Calgary folk fest: Barney Bentall gets the ‘gang’ together, set to release a new record

Juno-winning, Calgary-raised artist juggling like on the road and on the ranch, making songs and mending fences, as he gets set to celebrate a different duality with The Drifter & The Preacher.

Steady, tuneful, classy, classic — during nearly four decades of making music, singer-songwriter Barney Bentall has held that course.

Raised in Calgary (he attended Western Canada High School), where he started playing music as a folk singer, Bentall followed his future wife to Vancouver in 1980 and emerged on the scene with his band of pop-rock darlings, The Legendary Hearts, around 1988. They released several hit singles including Something to Live For, Life Could Be Worse and Come Back to Me, taken from five albums that all went gold or platinum in Canada.

In the late ‘90s, Bentall bought a ranch in interior British Columbia, doing a complete about-face and walking away from the music industry to raise cattle and his four children, cut hay, and fix fences.

He took a break from the industry, but not the music. In 2006 he released Gift Horse, the first of a series of solo albums that also includes The Inside Passage (2009), Flesh and Bone (2012), and the upcoming The Drifter & The Preacher, to be released in October.

To see Bentall play these songs live is to enjoy the offerings of an artist seasoned by hundreds of thousands of highway miles, thousands of stages, an unquenchable passion for melody and detail, and a life well and interestingly lived.

In his seventh decade, it is still a busy one in which the soft-spoken singer has to squeeze a conversation about music in between chores, flights, and a rehearsal for the Calgary Folk Music Festival’s Canada 150 project, Canada Far & Wide: Grands Esprits, a free concert at the Jubilee Auditorium on Wednesday, July 26. Bentall will also play on Friday, Saturday and Sunday on Prince’s Island as part of the festival.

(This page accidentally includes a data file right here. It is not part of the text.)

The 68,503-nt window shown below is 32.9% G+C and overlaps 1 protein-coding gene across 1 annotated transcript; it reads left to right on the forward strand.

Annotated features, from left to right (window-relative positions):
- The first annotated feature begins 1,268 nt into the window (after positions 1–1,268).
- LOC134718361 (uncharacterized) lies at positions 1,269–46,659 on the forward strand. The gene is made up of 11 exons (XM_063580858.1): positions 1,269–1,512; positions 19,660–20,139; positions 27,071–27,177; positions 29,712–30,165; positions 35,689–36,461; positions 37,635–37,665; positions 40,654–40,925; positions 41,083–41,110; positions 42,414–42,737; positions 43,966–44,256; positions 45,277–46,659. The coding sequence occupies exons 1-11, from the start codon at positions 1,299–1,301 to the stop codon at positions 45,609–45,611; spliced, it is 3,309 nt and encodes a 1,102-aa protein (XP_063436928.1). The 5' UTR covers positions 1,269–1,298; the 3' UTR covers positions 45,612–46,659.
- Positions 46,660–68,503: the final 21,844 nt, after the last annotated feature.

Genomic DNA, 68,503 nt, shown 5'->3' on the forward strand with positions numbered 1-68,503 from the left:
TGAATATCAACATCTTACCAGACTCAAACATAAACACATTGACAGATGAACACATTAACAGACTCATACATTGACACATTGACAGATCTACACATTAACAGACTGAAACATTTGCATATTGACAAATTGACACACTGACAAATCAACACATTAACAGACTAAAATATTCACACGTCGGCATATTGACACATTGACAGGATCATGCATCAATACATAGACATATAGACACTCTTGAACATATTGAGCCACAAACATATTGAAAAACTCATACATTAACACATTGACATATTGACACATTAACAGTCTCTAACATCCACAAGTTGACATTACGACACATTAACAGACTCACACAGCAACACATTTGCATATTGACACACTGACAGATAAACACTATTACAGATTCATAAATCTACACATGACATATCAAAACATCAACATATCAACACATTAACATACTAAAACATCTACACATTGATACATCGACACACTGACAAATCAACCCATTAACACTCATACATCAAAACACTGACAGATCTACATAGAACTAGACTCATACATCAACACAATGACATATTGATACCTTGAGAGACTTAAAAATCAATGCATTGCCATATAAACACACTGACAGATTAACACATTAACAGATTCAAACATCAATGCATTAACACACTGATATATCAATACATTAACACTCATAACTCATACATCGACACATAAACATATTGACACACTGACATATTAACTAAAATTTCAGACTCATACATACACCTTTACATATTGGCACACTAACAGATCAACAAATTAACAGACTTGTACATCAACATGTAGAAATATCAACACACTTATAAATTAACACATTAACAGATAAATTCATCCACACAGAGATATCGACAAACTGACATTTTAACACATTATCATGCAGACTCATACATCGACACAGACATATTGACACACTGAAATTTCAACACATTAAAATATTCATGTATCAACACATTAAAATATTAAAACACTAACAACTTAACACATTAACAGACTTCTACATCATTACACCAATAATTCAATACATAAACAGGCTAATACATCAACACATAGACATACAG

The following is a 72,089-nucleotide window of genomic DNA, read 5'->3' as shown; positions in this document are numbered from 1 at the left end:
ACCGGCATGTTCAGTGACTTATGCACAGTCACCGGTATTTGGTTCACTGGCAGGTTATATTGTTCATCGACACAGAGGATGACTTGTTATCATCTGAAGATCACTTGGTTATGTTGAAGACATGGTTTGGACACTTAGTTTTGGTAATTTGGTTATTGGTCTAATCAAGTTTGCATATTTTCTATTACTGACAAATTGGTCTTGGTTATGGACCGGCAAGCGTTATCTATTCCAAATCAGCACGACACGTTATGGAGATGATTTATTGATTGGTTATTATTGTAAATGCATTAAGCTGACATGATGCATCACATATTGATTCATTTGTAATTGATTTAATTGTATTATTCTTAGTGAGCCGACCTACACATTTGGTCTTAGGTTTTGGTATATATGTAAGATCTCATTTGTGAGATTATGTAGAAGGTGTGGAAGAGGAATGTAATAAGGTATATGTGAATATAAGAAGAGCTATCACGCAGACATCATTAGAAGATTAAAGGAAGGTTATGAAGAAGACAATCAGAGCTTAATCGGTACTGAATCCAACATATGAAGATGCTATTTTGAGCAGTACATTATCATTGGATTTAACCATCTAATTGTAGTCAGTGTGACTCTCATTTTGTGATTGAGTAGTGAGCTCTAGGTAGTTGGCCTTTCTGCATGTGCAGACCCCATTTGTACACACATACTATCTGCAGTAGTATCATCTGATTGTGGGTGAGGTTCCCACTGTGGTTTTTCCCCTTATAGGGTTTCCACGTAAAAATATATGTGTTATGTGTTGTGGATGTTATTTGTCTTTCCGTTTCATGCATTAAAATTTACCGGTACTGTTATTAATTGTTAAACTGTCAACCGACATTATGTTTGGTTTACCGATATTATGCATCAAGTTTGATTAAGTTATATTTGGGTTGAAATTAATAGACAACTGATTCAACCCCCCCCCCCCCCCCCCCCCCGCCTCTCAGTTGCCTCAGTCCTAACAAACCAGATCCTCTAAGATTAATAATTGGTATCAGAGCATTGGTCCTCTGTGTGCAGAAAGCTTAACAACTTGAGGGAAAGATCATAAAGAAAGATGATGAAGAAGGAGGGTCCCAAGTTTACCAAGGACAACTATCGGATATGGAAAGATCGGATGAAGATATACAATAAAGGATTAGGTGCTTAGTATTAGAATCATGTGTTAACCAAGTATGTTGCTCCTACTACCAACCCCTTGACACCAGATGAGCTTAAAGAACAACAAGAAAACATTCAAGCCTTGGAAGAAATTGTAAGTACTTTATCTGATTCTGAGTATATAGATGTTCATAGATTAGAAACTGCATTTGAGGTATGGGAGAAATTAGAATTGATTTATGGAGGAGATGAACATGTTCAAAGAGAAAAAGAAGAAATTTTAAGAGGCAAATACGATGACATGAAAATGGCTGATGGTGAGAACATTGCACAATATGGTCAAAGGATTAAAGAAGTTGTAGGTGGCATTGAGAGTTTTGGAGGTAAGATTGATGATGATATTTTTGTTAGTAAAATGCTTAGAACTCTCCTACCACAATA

“Very quickly after being booked for the festival, I was involved in the Canada 150 thing. I was keen to do it; the three songs I’m doing, I’m very happy and honoured to be doing them,” he says.

“I’m so excited to be playing this festival because I’ve worked really hard to try and get there and sometimes you just can’t force these things. I’m very excited to be involved in a bunch of workshops, too.”

The songwriter is equally enthusiastic about the upcoming release of his album in the fall, although when he was reading a bio that stated it would be his first album in five years, he was surprised. “It’s really funny, when I found out that was the case — it just flipped me out because it didn’t seem that long to me at all. You work a record for a couple of years, and I’ve been writing and recording probably for a good two years to put this together.